Laura Cannell

The Earth With Her Crowns

Recorded at Wapping Hydraulic Power Station, the latest from Laura Cannell breathes life into empty structures, finds Stevie Lennox

With work always, to some degree, rooted in the terrain of her homeland of East Anglia, largely improvised violinist Laura Cannell has continually explored and refined a kind of connective tissue between place and time. Throughout her five preceding solo albums, and across her collaborations with the likes of Charles Hayward, Ex-Easter Island Head and Polly Wright, she has built up a quietly compelling language that’s entirely her own, gossamer threaded by a sense of Englishness that reaches into something beyond iconography, into intangible esoterica and symbolism. Like Richard Dawson, whose Glass Trunk and Peasant tapped into local history in very literal ways to speak to something more universal, Cannell offers a cultural acknowledgement driven by a less fiery brand of national pride.

Commissioned by The Wapping Project, her latest LP, The Earth With Her Crowns was conceived and recorded in the cold early spring at the Wapping Hydraulic Power Station. Recorded in its submerged Boiler House, Coal Store and Filter House, across ten pieces, Cannell ekes out what remains of the latent spirit of the structure, ahead of its now-approved repurposing as office and restaurant space.

At times bucolic, occasionally oppressive, Cannell’s improvisational wisdom and reverence for the past breathes life into long-empty structures. Each piece is fundamentally shaped by its reaction to the reverberant qualities unique to each space within the station, and, although its presence is never overwrought, the knowledge that its two days of recording quickly followed the sudden passing of a loved one informs a pervading sense of yearning throughout. The opening couplet of the title track and ’Waters Deep Cathedral’ form a tentative, feeling introduction, establishing a dialogue between Cannell and the rich harmonic resonances and reverberant qualities of these spaces. Her often sensitive, at times visceral, overbowed violin sees drones underpin humanly imperfect sawing, developing harmonic ideas through each room’s response to her ever-evolving performance.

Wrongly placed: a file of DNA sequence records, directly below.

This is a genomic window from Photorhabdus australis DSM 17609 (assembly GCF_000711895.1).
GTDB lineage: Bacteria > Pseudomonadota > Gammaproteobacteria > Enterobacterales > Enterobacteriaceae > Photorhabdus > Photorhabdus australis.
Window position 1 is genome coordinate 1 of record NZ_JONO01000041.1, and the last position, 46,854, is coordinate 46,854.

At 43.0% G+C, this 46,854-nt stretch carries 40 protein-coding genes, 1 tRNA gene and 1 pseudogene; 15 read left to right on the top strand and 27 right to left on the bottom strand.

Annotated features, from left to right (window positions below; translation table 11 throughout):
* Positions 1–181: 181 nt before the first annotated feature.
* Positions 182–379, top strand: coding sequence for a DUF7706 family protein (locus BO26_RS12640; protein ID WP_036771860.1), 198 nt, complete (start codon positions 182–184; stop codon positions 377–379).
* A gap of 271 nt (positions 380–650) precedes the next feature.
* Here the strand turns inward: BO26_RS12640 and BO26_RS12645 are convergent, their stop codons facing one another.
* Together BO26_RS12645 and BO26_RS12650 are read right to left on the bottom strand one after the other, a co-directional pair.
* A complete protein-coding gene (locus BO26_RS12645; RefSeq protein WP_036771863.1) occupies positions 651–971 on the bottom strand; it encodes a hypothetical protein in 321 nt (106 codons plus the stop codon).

Then there are moments like ’Memory and Desire’, which owe as much to an atmospheric, contemporary pop sensibility as they do to the pastoral serenity of chamber music and medieval folklore. From these already established musical languages, using its reverberant bed of ambience as counterpoint, Cannell uncovers and builds hooks, motifs, and rhythmic stops. Similarly, the inspired hypnagogia of ’A Space For Dreaming’ flits between decaying, gently incanted vocals and double recorders in oneiric rumination. It’s an affecting performance that can only come from a deep well of intuitive and experientially learned craft. ‘The Black Sleep of Night’, on the other hand, lurches forward with a Sunn O)))-esque sense of dread, pierced by recorder squalls. With percussion credited to a suspended staircase, it trudges slowly and steadily in the distance, like footsteps of some long-forgotten colossus, a recollection of the Victorian-era industrial London that quite literally shaped the sound of this LP.

Cannell said of that album that “It felt like an opportunity to express something at a time when talking had been useless”. An uncommon trait in the field of improvised and gestural music, The Earth With Her Thorns is immediate in its conveyance of quietly ever-present emotional realism – the scale of its vast emptiness never far from the forefront. It’s a welcome accessibility in a style that might be best described as ‘ancient-futurism’, managing never to fall into formalist trappings that many such commissioned works do. As with much of Cannell’s most transcendent work, it’s the act of capturing in permanence that which is transient that proves most cathartic; the spectre of knowing everything else we know is impermanent here, from music, life itself, to the sacred status of structures such as this.

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